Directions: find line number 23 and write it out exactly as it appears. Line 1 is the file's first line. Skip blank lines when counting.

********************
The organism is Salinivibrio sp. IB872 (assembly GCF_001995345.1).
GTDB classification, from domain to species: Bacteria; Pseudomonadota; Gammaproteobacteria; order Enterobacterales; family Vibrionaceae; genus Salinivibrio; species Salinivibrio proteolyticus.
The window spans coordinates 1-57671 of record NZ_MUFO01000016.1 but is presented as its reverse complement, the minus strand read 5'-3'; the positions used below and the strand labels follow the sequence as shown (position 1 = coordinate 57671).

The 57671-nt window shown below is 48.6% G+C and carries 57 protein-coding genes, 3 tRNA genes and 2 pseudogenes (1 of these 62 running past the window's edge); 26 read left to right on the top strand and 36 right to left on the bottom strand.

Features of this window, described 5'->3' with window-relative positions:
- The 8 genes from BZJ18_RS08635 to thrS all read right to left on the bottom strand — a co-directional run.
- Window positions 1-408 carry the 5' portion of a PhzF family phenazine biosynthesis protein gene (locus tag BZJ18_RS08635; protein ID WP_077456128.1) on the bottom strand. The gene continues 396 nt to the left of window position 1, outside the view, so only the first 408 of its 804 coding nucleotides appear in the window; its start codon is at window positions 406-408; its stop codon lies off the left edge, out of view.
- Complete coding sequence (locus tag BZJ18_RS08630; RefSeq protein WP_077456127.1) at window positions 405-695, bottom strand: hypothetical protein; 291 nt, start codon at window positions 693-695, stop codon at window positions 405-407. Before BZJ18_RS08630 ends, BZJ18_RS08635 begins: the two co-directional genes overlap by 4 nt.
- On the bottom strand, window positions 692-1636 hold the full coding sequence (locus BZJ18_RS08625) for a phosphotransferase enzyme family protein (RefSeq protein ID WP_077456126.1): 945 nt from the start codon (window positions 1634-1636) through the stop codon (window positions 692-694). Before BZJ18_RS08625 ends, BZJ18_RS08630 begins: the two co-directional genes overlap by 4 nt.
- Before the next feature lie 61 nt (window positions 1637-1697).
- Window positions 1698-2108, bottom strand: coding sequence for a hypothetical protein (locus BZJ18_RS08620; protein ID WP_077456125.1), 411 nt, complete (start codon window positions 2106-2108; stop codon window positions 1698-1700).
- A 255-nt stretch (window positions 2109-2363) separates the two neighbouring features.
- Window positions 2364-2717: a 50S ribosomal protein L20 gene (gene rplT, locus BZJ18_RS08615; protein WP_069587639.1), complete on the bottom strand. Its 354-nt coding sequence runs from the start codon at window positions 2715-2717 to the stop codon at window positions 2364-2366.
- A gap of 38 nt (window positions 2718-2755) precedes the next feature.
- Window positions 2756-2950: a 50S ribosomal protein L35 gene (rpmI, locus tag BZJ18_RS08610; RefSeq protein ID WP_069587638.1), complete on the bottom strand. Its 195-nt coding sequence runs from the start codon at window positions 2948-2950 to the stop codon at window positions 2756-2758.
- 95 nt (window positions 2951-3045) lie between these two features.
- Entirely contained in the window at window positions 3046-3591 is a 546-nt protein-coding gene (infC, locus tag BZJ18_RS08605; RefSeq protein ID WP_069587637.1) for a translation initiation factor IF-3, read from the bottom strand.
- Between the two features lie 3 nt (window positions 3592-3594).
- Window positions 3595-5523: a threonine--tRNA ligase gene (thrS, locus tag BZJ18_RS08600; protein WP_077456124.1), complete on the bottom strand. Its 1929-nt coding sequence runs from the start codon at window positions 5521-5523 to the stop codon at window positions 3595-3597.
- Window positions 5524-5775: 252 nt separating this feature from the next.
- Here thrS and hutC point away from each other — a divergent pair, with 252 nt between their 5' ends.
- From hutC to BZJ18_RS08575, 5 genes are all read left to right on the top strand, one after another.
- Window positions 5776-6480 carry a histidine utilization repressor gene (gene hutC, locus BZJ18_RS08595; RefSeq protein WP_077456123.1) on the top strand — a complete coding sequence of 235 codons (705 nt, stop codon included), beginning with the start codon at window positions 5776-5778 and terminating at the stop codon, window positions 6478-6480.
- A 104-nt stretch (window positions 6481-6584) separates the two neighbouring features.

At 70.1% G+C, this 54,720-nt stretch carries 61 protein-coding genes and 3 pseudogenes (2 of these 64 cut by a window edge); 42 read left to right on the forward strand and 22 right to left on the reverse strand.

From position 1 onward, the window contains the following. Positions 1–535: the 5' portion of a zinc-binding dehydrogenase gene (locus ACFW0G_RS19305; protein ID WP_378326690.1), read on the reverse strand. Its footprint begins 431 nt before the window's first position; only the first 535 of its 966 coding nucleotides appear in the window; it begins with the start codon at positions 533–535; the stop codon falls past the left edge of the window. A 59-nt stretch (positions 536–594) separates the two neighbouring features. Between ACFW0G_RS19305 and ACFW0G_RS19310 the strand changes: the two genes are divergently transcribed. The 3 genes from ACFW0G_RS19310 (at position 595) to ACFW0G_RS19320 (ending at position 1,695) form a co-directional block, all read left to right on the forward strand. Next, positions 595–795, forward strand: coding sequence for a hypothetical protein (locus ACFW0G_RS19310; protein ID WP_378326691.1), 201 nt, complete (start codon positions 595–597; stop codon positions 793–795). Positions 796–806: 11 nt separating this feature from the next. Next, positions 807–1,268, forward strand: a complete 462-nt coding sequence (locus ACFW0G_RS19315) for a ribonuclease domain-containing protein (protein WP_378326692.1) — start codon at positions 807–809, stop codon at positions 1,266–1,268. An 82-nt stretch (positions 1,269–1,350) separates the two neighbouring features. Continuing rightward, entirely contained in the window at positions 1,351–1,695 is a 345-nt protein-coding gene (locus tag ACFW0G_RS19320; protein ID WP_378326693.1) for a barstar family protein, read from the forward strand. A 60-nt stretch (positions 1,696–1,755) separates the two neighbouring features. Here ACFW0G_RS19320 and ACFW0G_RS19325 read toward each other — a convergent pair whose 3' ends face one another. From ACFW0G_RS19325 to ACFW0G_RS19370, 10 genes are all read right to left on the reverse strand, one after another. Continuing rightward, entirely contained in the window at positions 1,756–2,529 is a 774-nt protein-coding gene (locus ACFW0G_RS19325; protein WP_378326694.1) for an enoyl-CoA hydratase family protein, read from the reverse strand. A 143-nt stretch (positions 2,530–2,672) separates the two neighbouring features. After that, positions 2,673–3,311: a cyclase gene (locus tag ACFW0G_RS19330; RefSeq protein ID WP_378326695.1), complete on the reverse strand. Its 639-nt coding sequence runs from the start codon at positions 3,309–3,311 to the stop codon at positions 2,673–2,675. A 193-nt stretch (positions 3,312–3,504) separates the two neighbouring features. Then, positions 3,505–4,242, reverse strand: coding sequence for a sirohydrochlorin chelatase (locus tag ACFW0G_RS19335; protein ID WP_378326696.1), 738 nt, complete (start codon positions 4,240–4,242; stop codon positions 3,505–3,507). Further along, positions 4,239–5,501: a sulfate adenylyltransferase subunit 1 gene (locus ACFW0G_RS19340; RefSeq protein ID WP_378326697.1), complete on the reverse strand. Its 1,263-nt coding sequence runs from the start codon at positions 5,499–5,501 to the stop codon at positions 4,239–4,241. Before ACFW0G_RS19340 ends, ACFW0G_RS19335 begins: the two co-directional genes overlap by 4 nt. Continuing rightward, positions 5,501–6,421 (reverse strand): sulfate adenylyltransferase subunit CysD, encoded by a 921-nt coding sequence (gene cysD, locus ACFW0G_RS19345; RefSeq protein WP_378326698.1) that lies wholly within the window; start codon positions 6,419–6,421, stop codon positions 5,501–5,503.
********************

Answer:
- Window positions 5776-6480 carry a histidine utilization repressor gene (gene hutC, locus BZJ18_RS08595; RefSeq protein WP_077456123.1) on the top strand — a complete coding sequence of 235 codons (705 nt, stop codon included), beginning with the start codon at window positions 5776-5778 and terminating at the stop codon, window positions 6478-6480.